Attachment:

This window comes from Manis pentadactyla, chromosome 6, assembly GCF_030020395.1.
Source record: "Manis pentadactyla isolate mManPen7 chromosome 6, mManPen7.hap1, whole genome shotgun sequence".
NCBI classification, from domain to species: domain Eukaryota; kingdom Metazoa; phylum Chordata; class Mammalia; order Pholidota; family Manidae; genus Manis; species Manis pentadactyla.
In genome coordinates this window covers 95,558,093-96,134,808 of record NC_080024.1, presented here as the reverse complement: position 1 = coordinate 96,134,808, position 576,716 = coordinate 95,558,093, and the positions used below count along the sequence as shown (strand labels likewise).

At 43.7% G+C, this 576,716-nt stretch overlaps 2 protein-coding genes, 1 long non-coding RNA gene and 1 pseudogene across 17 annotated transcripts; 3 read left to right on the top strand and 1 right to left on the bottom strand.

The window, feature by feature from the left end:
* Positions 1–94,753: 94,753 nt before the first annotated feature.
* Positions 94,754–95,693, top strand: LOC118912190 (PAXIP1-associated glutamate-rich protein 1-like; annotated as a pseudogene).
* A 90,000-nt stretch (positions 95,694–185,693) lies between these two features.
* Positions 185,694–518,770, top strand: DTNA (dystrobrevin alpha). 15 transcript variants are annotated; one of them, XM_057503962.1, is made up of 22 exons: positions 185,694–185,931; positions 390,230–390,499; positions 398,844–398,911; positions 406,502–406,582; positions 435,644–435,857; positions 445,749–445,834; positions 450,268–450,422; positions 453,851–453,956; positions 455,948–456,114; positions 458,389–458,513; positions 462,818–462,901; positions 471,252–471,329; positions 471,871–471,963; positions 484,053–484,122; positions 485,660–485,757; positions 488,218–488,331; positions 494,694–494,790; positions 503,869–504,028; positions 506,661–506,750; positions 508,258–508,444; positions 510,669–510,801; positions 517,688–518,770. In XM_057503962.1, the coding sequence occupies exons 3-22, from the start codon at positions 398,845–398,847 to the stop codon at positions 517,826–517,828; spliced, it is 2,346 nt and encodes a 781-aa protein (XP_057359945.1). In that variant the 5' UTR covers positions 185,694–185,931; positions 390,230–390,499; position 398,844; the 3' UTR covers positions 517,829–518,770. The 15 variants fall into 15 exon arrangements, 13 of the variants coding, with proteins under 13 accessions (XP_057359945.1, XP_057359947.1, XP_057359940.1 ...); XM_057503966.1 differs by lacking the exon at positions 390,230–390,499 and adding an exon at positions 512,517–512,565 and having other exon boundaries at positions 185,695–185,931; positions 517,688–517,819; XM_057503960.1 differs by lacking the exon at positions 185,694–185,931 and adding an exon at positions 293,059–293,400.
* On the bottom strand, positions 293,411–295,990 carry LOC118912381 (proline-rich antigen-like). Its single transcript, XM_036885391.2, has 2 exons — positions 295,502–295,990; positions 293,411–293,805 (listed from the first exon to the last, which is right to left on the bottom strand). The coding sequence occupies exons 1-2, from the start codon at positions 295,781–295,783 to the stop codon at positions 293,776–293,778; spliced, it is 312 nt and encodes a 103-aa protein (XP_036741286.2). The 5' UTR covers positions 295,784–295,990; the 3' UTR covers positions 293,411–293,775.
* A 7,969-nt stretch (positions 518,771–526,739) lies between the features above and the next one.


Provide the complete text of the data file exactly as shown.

This window comes from Manis pentadactyla, chromosome 6, assembly GCF_030020395.1.
Source record: "Manis pentadactyla isolate mManPen7 chromosome 6, mManPen7.hap1, whole genome shotgun sequence".
NCBI classification, from domain to species: domain Eukaryota; kingdom Metazoa; phylum Chordata; class Mammalia; order Pholidota; family Manidae; genus Manis; species Manis pentadactyla.
In genome coordinates this window covers 95,558,093-96,134,808 of record NC_080024.1, presented here as the reverse complement: position 1 = coordinate 96,134,808, position 576,716 = coordinate 95,558,093, and the positions used below count along the sequence as shown (strand labels likewise).

At 43.7% G+C, this 576,716-nt stretch overlaps 2 protein-coding genes, 1 long non-coding RNA gene and 1 pseudogene across 17 annotated transcripts; 3 read left to right on the top strand and 1 right to left on the bottom strand.

The window, feature by feature from the left end:
* Positions 1–94,753: 94,753 nt before the first annotated feature.
* Positions 94,754–95,693, top strand: LOC118912190 (PAXIP1-associated glutamate-rich protein 1-like; annotated as a pseudogene).
* A 90,000-nt stretch (positions 95,694–185,693) lies between these two features.
* Positions 185,694–518,770, top strand: DTNA (dystrobrevin alpha). 15 transcript variants are annotated; one of them, XM_057503962.1, is made up of 22 exons: positions 185,694–185,931; positions 390,230–390,499; positions 398,844–398,911; positions 406,502–406,582; positions 435,644–435,857; positions 445,749–445,834; positions 450,268–450,422; positions 453,851–453,956; positions 455,948–456,114; positions 458,389–458,513; positions 462,818–462,901; positions 471,252–471,329; positions 471,871–471,963; positions 484,053–484,122; positions 485,660–485,757; positions 488,218–488,331; positions 494,694–494,790; positions 503,869–504,028; positions 506,661–506,750; positions 508,258–508,444; positions 510,669–510,801; positions 517,688–518,770. In XM_057503962.1, the coding sequence occupies exons 3-22, from the start codon at positions 398,845–398,847 to the stop codon at positions 517,826–517,828; spliced, it is 2,346 nt and encodes a 781-aa protein (XP_057359945.1). In that variant the 5' UTR covers positions 185,694–185,931; positions 390,230–390,499; position 398,844; the 3' UTR covers positions 517,829–518,770. The 15 variants fall into 15 exon arrangements, 13 of the variants coding, with proteins under 13 accessions (XP_057359945.1, XP_057359947.1, XP_057359940.1 ...); XM_057503966.1 differs by lacking the exon at positions 390,230–390,499 and adding an exon at positions 512,517–512,565 and having other exon boundaries at positions 185,695–185,931; positions 517,688–517,819; XM_057503960.1 differs by lacking the exon at positions 185,694–185,931 and adding an exon at positions 293,059–293,400.
* On the bottom strand, positions 293,411–295,990 carry LOC118912381 (proline-rich antigen-like). Its single transcript, XM_036885391.2, has 2 exons — positions 295,502–295,990; positions 293,411–293,805 (listed from the first exon to the last, which is right to left on the bottom strand). The coding sequence occupies exons 1-2, from the start codon at positions 295,781–295,783 to the stop codon at positions 293,776–293,778; spliced, it is 312 nt and encodes a 103-aa protein (XP_036741286.2). The 5' UTR covers positions 295,784–295,990; the 3' UTR covers positions 293,411–293,775.
* A 7,969-nt stretch (positions 518,771–526,739) lies between the features above and the next one.